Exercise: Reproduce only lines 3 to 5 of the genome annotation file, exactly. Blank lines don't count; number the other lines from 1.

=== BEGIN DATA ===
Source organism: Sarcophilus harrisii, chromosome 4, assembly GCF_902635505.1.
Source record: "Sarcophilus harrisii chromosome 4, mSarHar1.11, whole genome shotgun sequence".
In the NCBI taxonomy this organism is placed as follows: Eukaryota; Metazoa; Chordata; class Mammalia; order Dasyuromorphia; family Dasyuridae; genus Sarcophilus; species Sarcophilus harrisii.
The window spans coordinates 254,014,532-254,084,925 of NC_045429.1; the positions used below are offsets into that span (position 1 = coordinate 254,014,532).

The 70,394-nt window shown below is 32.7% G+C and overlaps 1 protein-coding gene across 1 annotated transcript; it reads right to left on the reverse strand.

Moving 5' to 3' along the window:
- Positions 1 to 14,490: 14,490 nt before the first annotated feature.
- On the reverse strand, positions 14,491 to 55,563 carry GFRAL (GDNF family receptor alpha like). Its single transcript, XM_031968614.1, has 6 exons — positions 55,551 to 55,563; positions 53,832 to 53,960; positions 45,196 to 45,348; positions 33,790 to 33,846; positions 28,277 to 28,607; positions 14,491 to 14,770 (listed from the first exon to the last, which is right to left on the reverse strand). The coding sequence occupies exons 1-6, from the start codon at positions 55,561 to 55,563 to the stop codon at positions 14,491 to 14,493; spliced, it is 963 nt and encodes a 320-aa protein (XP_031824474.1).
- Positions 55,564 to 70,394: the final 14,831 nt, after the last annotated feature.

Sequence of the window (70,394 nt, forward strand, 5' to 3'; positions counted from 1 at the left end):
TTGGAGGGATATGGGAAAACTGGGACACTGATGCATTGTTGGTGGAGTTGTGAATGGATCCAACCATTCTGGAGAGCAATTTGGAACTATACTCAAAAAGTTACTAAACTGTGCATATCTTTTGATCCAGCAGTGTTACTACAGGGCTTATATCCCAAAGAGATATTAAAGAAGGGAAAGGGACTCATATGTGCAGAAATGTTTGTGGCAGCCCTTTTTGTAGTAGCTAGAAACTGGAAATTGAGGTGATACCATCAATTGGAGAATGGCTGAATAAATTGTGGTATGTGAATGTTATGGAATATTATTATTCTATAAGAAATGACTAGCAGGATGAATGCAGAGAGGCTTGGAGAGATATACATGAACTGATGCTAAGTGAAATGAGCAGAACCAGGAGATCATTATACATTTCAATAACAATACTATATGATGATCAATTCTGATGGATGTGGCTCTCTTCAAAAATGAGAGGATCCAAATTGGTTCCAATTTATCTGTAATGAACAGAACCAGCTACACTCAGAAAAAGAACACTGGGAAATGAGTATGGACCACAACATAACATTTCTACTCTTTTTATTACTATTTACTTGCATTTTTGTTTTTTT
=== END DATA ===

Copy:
In the NCBI taxonomy this organism is placed as follows: Eukaryota; Metazoa; Chordata; class Mammalia; order Dasyuromorphia; family Dasyuridae; genus Sarcophilus; species Sarcophilus harrisii.
The window spans coordinates 254,014,532-254,084,925 of NC_045429.1; the positions used below are offsets into that span (position 1 = coordinate 254,014,532).

The 70,394-nt window shown below is 32.7% G+C and overlaps 1 protein-coding gene across 1 annotated transcript; it reads right to left on the reverse strand.